V.L. Parrington — He 'changed the way Americans looked at themselves'
Author’s note: For this series, I have chosen four American writers of the 1920s to represent what I consider the dominant literary motifs emerging from American culture in that decade. Each arose from a distinct intellectual vantage point; each carried forth into later generations, and all are with us, in some form, to this day. Presented at the Bluestem Festival of Arts and Humanities, Lake Forest, IL, June 8, 2001.
hile Robert Frost felt he needed “an armory of defense against the world, ”Vernon Louis Parrington, scholar, historian, and Pulitzer prize winner, changed the way Americans looked at themselves.
Born in Aurora, IL in 1871, VLP moved with his family to a homestead near Americus, KS in 1878. He was educated in the public schools there and at the College of Emporia. Recognizing in him unusual gifts, his family sent him to Harvard University, from which he graduated in 1893. Richard Hofstadter called his years at Harvard a “provocative disaster” for him emotionally.1 He found unpleasant biases in nearly every activity. (He was a semi-pro baseball player in Kansas before going East, but he could not make the Harvard baseball team — and he assumed his failure related more to his origins on the frontier than to his baseball abilities.)
Educated as an English professor, he returned to Kansas and taught at the College of Emporia. In 1897, he was offered a pioneering work at the founding of the University of Oklahoma in Norman, a bleak, barren setting for a university campus, which would consist of one red brick building. VLP’s success at Oklahoma was broad and deep. He found a wife there, and they began their family. He designed and built his own home in Norman. He is credited with founding the university’s English department — and he taught French, as well. A natural and gifted athlete, he became the first paid faculty coach of the university’s football team and achieved the best record at the school until the Bud Wilkinson era.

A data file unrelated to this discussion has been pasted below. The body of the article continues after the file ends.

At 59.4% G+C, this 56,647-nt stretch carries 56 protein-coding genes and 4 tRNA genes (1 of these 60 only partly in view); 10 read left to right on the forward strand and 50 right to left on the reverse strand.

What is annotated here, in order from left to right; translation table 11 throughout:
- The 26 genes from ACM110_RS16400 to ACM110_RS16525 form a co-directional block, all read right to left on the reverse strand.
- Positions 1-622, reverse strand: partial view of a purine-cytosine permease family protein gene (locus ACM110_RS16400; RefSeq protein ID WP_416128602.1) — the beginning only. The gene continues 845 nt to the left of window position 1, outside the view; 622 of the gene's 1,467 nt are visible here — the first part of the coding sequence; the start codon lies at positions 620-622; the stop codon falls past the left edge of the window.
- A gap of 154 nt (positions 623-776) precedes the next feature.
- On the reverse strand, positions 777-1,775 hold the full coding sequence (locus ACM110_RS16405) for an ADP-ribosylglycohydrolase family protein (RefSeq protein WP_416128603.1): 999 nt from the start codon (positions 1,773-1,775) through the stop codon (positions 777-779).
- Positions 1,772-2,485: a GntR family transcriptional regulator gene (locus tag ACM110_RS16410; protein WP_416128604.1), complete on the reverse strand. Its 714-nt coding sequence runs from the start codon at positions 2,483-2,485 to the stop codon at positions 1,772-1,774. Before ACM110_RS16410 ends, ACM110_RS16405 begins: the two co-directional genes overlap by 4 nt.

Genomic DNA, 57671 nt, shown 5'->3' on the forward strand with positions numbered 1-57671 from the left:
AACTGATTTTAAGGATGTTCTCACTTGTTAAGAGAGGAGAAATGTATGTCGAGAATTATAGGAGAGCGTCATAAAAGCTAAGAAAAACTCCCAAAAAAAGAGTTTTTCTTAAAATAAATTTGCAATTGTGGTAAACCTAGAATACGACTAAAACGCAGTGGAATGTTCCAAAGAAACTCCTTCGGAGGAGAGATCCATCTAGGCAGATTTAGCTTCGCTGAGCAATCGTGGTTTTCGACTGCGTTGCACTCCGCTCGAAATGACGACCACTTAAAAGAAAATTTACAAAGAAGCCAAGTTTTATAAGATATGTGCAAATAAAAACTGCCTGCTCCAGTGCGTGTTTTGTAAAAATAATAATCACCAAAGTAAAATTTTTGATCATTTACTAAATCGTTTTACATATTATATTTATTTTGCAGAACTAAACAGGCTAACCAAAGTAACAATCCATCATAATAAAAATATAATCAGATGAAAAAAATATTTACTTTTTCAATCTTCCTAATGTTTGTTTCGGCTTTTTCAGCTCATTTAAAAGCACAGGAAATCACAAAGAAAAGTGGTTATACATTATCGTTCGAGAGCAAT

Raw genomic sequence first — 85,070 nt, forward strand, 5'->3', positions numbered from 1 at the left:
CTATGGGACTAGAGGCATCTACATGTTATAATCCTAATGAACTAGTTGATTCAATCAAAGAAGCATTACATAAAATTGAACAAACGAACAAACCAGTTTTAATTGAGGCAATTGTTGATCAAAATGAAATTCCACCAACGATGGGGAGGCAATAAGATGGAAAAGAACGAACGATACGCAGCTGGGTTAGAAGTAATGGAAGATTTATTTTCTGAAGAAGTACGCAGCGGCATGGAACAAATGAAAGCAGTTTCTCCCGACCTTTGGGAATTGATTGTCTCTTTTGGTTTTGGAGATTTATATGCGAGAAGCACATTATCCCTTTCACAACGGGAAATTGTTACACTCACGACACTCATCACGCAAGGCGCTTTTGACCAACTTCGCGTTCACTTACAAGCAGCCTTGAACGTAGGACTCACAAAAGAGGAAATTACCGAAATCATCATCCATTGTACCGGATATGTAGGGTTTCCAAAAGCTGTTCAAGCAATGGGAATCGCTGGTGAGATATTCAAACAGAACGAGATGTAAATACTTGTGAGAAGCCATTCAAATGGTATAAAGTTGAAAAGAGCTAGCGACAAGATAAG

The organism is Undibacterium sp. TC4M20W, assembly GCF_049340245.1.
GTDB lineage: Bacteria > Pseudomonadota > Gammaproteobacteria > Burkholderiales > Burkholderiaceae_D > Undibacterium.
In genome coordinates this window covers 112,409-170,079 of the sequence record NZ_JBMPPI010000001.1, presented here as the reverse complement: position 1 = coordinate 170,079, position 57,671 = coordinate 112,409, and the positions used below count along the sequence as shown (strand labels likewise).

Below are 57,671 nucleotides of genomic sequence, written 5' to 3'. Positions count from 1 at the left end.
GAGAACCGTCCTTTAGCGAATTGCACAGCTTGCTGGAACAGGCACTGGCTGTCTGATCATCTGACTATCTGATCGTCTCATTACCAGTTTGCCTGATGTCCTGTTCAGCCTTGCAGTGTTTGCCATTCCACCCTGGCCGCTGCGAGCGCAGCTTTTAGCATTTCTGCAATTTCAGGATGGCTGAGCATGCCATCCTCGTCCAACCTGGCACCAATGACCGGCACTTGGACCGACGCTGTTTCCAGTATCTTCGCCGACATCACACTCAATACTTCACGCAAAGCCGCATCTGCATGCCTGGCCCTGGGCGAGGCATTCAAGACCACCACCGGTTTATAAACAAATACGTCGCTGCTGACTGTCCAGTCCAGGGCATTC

He taught the first architectural courses at the university. The Board of Regents asked him to develop a 50-year plan for the architectural and landscape design of the university, a plan that has, generally, been followed. Today, the main entrance to the campus, a lovely, landscaped avenue from Main Street of Norman, is named “Parrington Oval,” a tribute to his pioneering work.
His 11 years (1897-1908) in Norman were fulfilling for him, personally and professionally, judging from his diaries and letters. While at Oklahoma, he began his monumental work, which would make him for more than three decades, the most influential and studied scholar in American intellectual history. He left Oklahoma in 1908, for a position at the University of Washington, where he completed his magnum opus in 1926. The two-volume study, called Main Currents in American Thought, published in 1927, stands as the first intellectual history of America. VLP took the whole written production of American letters from 1620 forward, tracing the natural, ideological flow from writer to writer, from era to era. In his introduction, VLP explained his purpose: “I have undertaken to give some account to the genesis and development in American letters of certain germinal ideas that have come to be recognized traditionally American.”2